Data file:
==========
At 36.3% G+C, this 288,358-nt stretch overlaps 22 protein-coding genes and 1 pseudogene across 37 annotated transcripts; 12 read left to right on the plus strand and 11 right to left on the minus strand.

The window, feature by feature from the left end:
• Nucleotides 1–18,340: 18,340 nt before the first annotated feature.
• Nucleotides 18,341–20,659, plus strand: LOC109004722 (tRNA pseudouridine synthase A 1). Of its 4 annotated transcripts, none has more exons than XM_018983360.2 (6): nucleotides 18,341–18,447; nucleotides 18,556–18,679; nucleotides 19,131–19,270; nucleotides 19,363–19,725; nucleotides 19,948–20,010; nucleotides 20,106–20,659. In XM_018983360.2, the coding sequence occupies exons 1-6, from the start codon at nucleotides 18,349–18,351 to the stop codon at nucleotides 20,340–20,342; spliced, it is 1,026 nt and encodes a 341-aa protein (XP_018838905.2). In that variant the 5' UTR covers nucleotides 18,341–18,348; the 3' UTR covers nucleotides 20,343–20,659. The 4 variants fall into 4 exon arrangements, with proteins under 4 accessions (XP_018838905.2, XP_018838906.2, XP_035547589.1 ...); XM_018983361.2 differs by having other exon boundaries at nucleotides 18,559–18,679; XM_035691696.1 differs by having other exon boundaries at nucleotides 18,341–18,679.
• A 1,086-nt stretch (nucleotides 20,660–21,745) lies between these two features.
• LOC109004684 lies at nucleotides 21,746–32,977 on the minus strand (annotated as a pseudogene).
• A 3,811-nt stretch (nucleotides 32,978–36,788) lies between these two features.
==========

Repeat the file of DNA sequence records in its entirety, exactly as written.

At 36.3% G+C, this 288,358-nt stretch overlaps 22 protein-coding genes and 1 pseudogene across 37 annotated transcripts; 12 read left to right on the plus strand and 11 right to left on the minus strand.

The window, feature by feature from the left end:
• Nucleotides 1–18,340: 18,340 nt before the first annotated feature.
• Nucleotides 18,341–20,659, plus strand: LOC109004722 (tRNA pseudouridine synthase A 1). Of its 4 annotated transcripts, none has more exons than XM_018983360.2 (6): nucleotides 18,341–18,447; nucleotides 18,556–18,679; nucleotides 19,131–19,270; nucleotides 19,363–19,725; nucleotides 19,948–20,010; nucleotides 20,106–20,659. In XM_018983360.2, the coding sequence occupies exons 1-6, from the start codon at nucleotides 18,349–18,351 to the stop codon at nucleotides 20,340–20,342; spliced, it is 1,026 nt and encodes a 341-aa protein (XP_018838905.2). In that variant the 5' UTR covers nucleotides 18,341–18,348; the 3' UTR covers nucleotides 20,343–20,659. The 4 variants fall into 4 exon arrangements, with proteins under 4 accessions (XP_018838905.2, XP_018838906.2, XP_035547589.1 ...); XM_018983361.2 differs by having other exon boundaries at nucleotides 18,559–18,679; XM_035691696.1 differs by having other exon boundaries at nucleotides 18,341–18,679.
• A 1,086-nt stretch (nucleotides 20,660–21,745) lies between these two features.
• LOC109004684 lies at nucleotides 21,746–32,977 on the minus strand (annotated as a pseudogene).
• A 3,811-nt stretch (nucleotides 32,978–36,788) lies between these two features.